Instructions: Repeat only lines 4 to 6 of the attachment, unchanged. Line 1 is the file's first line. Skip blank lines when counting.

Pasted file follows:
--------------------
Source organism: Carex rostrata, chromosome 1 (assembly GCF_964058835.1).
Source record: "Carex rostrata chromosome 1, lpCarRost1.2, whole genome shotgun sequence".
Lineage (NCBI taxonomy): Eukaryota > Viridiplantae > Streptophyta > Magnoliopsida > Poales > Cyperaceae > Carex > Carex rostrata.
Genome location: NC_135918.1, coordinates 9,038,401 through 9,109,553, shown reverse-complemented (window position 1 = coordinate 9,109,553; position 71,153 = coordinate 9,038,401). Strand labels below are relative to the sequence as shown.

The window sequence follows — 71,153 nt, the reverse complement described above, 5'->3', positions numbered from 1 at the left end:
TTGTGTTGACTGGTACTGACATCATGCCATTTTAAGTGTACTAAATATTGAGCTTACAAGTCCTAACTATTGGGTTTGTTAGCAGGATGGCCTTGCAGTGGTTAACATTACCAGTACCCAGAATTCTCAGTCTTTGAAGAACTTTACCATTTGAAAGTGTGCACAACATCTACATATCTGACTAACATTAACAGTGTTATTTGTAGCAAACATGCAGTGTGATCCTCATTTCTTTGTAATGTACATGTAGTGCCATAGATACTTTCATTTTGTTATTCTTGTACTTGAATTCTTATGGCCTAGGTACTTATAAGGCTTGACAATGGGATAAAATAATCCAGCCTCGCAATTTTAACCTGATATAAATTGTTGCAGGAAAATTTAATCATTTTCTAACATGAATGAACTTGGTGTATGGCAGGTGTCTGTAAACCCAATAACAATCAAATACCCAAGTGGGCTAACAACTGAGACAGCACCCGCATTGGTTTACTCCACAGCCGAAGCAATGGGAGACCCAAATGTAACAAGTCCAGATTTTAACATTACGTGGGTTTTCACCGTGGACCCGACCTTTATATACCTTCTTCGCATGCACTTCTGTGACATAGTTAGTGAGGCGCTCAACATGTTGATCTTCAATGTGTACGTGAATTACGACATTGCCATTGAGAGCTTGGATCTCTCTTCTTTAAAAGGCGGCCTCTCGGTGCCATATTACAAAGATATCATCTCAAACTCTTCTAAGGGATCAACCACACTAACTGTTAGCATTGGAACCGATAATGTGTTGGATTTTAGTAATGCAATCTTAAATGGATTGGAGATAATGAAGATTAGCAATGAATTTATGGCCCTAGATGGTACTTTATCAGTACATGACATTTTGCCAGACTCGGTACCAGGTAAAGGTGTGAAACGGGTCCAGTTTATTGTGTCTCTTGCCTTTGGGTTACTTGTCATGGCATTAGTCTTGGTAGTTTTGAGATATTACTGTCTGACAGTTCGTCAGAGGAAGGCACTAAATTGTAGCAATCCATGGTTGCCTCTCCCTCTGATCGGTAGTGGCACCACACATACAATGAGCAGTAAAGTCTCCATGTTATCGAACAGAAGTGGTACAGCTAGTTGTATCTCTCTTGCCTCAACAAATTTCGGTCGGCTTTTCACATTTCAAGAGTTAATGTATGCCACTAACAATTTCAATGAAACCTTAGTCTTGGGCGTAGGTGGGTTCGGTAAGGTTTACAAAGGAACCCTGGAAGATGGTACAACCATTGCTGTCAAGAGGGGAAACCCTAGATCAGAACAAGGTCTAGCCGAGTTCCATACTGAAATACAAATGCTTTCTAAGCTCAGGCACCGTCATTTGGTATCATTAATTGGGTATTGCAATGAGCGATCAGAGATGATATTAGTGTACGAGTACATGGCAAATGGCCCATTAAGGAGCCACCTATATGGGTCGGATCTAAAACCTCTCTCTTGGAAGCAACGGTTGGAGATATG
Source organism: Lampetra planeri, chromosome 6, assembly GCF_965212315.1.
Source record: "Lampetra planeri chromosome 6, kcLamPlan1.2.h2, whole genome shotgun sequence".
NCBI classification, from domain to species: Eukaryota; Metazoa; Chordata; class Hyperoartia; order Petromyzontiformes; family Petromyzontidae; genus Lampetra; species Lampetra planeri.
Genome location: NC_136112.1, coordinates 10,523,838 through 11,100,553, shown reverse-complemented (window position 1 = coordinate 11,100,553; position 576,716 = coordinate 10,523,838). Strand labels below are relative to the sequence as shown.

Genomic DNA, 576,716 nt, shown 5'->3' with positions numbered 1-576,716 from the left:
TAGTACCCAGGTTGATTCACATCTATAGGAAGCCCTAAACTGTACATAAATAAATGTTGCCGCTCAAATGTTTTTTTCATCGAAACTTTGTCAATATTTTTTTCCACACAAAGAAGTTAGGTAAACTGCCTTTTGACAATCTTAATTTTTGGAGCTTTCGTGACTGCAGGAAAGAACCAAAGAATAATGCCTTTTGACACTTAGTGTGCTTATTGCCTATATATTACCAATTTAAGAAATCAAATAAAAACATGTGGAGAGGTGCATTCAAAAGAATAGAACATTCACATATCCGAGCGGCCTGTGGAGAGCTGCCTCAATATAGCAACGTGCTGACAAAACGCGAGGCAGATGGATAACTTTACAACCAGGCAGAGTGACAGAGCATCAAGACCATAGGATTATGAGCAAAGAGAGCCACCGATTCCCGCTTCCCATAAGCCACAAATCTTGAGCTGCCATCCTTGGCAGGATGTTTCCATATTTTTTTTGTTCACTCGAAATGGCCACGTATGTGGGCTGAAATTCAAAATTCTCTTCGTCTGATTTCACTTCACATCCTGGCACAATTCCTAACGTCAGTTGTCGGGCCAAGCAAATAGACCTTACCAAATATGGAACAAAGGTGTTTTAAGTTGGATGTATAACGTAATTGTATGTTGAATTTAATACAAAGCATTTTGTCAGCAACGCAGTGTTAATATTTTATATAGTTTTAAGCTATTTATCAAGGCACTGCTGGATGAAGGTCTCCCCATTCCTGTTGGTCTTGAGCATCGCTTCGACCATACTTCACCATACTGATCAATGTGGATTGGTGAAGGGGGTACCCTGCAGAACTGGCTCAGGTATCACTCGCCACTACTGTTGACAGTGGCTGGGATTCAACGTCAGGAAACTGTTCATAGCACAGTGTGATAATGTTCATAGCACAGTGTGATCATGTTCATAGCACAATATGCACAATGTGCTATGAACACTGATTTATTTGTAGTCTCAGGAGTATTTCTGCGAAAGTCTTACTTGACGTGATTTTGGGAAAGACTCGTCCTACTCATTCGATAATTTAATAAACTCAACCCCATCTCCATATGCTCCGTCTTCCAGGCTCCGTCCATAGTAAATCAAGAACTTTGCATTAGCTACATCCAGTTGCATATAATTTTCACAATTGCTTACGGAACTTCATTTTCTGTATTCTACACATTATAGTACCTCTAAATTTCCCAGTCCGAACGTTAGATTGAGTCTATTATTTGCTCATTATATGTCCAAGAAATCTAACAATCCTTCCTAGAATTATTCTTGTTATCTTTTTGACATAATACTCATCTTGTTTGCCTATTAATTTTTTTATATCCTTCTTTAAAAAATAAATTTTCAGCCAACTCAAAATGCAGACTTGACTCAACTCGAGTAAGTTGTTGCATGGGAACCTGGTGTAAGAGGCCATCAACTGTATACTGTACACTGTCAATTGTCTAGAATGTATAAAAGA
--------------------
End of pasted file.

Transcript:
Genome location: NC_135918.1, coordinates 9,038,401 through 9,109,553, shown reverse-complemented (window position 1 = coordinate 9,109,553; position 71,153 = coordinate 9,038,401). Strand labels below are relative to the sequence as shown.

The window sequence follows — 71,153 nt, the reverse complement described above, 5'->3', positions numbered from 1 at the left end:
TTGTGTTGACTGGTACTGACATCATGCCATTTTAAGTGTACTAAATATTGAGCTTACAAGTCCTAACTATTGGGTTTGTTAGCAGGATGGCCTTGCAGTGGTTAACATTACCAGTACCCAGAATTCTCAGTCTTTGAAGAACTTTACCATTTGAAAGTGTGCACAACATCTACATATCTGACTAACATTAACAGTGTTATTTGTAGCAAACATGCAGTGTGATCCTCATTTCTTTGTAATGTACATGTAGTGCCATAGATACTTTCATTTTGTTATTCTTGTACTTGAATTCTTATGGCCTAGGTACTTATAAGGCTTGACAATGGGATAAAATAATCCAGCCTCGCAATTTTAACCTGATATAAATTGTTGCAGGAAAATTTAATCATTTTCTAACATGAATGAACTTGGTGTATGGCAGGTGTCTGTAAACCCAATAACAATCAAATACCCAAGTGGGCTAACAACTGAGACAGCACCCGCATTGGTTTACTCCACAGCCGAAGCAATGGGAGACCCAAATGTAACAAGTCCAGATTTTAACATTACGTGGGTTTTCACCGTGGACCCGACCTTTATATACCTTCTTCGCATGCACTTCTGTGACATAGTTAGTGAGGCGCTCAACATGTTGATCTTCAATGTGTACGTGAATTACGACATTGCCATTGAGAGCTTGGATCTCTCTTCTTTAAAAGGCGGCCTCTCGGTGCCATATTACAAAGATATCATCTCAAACTCTTCTAAGGGATCAACCACACTAACTGTTAGCATTGGAACCGATAATGTGTTGGATTTTAGTAATGCAATCTTAAATGGATTGGAGATAATGAAGATTAGCAATGAATTTATGGCCCTAGATGGTACTTTATCAGTACATGACATTTTGCCAGACTCGGTACCAGGTAAAGGTGTGAAACGGGTCCAGTTTATTGTGTCTCTTGCCTTTGGGTTACTTGTCATGGCATTAGTCTTGGTAGTTTTGAGATATTACTGTCTGACAGTTCGTCAGAGGAAGGCACTAAATTGTAGCAATCCATGGTTGCCTCTCCCTCTGATCGGTAGTGGCACCACACATACAATGAGCAGTAAAGTCTCCATGTTATCGAACAGAAGTGGTACAGCTAGTTGTATCTCTCTTGCCTCAACAAATTTCGGTCGGCTTTTCACATTTCAAGAGTTAATGTATGCCACTAACAATTTCAATGAAACCTTAGTCTTGGGCGTAGGTGGGTTCGGTAAGGTTTACAAAGGAACCCTGGAAGATGGTACAACCATTGCTGTCAAGAGGGGAAACCCTAGATCAGAACAAGGTCTAGCCGAGTTCCATACTGAAATACAAATGCTTTCTAAGCTCAGGCACCGTCATTTGGTATCATTAATTGGGTATTGCAATGAGCGATCAGAGATGATATTAGTGTACGAGTACATGGCAAATGGCCCATTAAGGAGCCACCTATATGGGTCGGATCTAAAACCTCTCTCTTGGAAGCAACGGTTGGAGATATG